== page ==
Also, display as a concept and a reality, including the elements of design and set-up (what kind of shelf? what order? etc), is a critical distinction which sets any sort of hobbyist collection apart from mere archiving (a mere matter of semi-accessible storage).1Upon further reflection, I perceive a murky delineation on my part. I will now attempt to clarify.
The distinction at play is between collections where Display Elements are almost as important as the collection's content, and collections where Display Elements are not (in which case, elements such as accessibility are more important).
It’s the difference between a couple fistfuls of Genesis carts in a shoe box shoved under your tv stand, and a shelved row of games in cases with printed, color covers.
And let's face it: there's a whole breed of joyless collectors out there who buy Stuff and immediately store it in the attic, basement, or closet w/o ever removing it from its packaging. I feel secure in positing that Reviewiera is not habitat to this breed.
However, the degree to which the Display Element is present in a given collection easily falls victim to circumstance. After all, one cannot prominently and colorfully display games in cases if one has no cases. And, if one has cases, one has need of a color printer, and a resource for games covers from which to print, before she or he can have a games case with a colorful cover.
The short of it, then, is that I've further tinkered with custom Genesis cases.
Since my initial foray involved my Genesis RPG stalwarts of Phantasy Star II and Shining Force, the next subject was clearly Phantasy Star III: Generations of Doom. III, however, is lacking in appealing cover art, North American, Japanese, or otherwise. Undaunted, I searched for manual art, concept art, and similar peripheries (though not fan-art), and found success with the color cover of a manga spin-off.2 This became the centerpiece for the new cover, of which I'm quite satisfied.
At some point in looking for Japanese cover art I had stumbled across the French Mega-Drive site Guardiana, which has a plethora of Japanese versions.3 Of particular interest was Gunstar Heroes, the Japanese version's manga-style cover of which quite accurately reflects the game's on-screen busy-ness. Ranger-X, a personal Genesis fave of mine, features the titular mecha in artful repose.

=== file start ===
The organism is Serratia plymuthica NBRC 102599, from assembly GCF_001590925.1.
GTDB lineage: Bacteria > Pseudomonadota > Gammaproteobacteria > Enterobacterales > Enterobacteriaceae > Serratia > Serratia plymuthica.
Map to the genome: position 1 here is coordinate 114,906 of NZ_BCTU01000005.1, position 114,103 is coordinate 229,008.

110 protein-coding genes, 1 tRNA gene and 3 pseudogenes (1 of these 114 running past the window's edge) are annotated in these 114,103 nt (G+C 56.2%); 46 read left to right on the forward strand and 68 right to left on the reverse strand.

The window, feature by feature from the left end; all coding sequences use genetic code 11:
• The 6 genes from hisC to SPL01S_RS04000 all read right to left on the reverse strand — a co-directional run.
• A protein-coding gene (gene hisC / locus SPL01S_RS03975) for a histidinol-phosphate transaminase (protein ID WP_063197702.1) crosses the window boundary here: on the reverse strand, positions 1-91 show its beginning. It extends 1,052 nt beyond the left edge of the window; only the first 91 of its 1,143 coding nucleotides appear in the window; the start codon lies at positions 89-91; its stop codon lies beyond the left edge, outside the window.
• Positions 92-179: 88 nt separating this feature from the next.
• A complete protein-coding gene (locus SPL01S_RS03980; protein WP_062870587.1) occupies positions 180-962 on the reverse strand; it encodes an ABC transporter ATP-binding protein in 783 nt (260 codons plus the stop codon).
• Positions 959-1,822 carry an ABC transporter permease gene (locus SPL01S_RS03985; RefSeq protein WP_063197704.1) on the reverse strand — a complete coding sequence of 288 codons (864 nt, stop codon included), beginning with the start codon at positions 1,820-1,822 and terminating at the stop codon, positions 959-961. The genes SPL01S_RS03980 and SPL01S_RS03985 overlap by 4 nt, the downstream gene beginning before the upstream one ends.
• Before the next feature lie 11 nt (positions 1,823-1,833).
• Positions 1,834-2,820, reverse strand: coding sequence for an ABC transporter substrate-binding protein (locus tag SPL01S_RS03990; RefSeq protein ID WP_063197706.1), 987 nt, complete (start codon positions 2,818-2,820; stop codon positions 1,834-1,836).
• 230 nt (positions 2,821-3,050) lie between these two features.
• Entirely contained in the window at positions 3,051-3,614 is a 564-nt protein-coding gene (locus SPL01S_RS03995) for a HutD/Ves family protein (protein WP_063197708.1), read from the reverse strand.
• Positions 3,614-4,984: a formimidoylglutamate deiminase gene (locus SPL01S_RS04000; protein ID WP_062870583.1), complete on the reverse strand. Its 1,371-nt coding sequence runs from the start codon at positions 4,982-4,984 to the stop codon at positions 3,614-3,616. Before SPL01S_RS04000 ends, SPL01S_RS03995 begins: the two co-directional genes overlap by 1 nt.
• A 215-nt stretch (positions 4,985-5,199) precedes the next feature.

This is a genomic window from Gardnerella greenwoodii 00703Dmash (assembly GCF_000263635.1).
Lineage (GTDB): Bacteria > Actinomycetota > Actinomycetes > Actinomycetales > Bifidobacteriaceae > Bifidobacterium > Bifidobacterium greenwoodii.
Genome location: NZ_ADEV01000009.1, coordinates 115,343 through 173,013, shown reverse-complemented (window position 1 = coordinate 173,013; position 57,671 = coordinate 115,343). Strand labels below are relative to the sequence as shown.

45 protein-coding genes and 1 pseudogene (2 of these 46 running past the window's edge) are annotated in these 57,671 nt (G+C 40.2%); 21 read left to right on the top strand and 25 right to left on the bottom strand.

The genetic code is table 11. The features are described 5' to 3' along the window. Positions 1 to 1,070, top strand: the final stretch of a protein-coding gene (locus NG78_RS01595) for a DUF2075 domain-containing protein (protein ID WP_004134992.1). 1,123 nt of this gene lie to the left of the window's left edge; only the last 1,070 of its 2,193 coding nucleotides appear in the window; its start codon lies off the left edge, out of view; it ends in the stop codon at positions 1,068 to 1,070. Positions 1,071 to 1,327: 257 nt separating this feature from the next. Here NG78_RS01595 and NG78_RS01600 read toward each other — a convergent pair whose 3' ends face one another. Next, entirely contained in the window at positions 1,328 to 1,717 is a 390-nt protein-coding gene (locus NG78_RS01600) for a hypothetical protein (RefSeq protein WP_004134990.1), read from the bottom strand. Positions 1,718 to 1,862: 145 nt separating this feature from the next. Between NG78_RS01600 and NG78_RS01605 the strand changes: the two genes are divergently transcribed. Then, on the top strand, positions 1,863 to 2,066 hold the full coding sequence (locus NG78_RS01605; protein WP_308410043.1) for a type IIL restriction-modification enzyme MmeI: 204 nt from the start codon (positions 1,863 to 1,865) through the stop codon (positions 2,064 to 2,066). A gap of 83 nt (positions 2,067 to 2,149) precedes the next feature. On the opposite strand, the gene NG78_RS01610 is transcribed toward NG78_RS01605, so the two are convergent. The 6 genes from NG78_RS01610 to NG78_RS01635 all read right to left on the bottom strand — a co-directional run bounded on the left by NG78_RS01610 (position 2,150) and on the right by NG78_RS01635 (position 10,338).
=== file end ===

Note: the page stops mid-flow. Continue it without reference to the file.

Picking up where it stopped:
More recently, another bevy of Madden cases facilitated a simple "what should I make covers for?" projekt. Beyond Oasis is a game I really want to like, and really want to play, but every time I slot it up on the Genesis or the Nomad, I only dink around for a few minutes and then decide to do something else. Still, it was called Story of Thor4 in Japan and Europe, and I like the Japanese manga-style (again) cover art for it, so I made it a hybrid, keeping the N.American name intact.
Sonic & Knuckles is a game that I do, in fact, like. I just don't play it often. Generally, games which lack save points don't see much eyeball time w/ me. Which doesn't mean I don't like them. I just don't have the time laying around to make that kind of a push.5 The cover I cobbled together's mostly a less-cluttered Japanese version, w/ some text from the N.American release on the back.
Since I was already making covers for games I respect but don't play, and since the subject of Sonic had been broached, I figured the 1st Sega Genesis game I ever owned should have a cover & case of its own: Sonic the Hedgehog 2, the pack-in that came with the Genesis I presented with for Christmas '91 or '92.6 Sonic n' Tails are taken from the Japanese cover, and the back cover stuff from the N.American edition. The Japanese cover wasn't the best resolution so I ran it through a filter a few times and gave this, I dunno, cel-shaded look?
You may have noticed I'd developed a bit of a set style by this point: GENESIS big on the front, usually 90degrees CCW; GENESIS in white font w/ black background at top of spine. More white background than on the original covers. I figure this is more in line with the SegaCD/Saturn/Dreamcast style of spines/layout. Of course, I had to tweak my Phantasy Star II and Shining Force covers to fit this new style.
Finally, most importantly, the new and expanded view from the shelf.
Way better than a pile of carts shoved behind my PS1 and DC games.
1 "Hybridization," Feb. 22, 2008.
2 Or something like that.
3 Although, sometimes frustratingly, usually at a lower resolution.
4 To clarify: a Arabic-themed, or at least Arabic-inspired, action-RPG, with Djinnis, a very Sinbad-esque main character (poofy pants), etc., with the word "Thor" in the title, and no hammer to be seen anywhere.
5 S&K is also a rather fine (and successful) example of the proud Sega tradition of add-ons and peripherals. S&K is "stackable", with a game slot under a hood on top of the cart. You put S&K in your Genesis, and then you can put either Sonic 2 or 3 in the S&K slot and play those games with Knuckles. No one ever really talks about the implications of this I but I kinda figure it as the first instance of "new content" for a new game.
6 In typical teenager fashion I wrangled my parents into getting one, and then basically got bored and walked away from it, leaving my sisters to develop freaky brand loyalty to Sonic 2: I got them all the plug-n-play version of Sonic 2 two Christmas' ago, and then they preceded to blitz through the first 4 or 6 levels like they'd never stopped playing, oh, FIFTEEN YEARS AGO.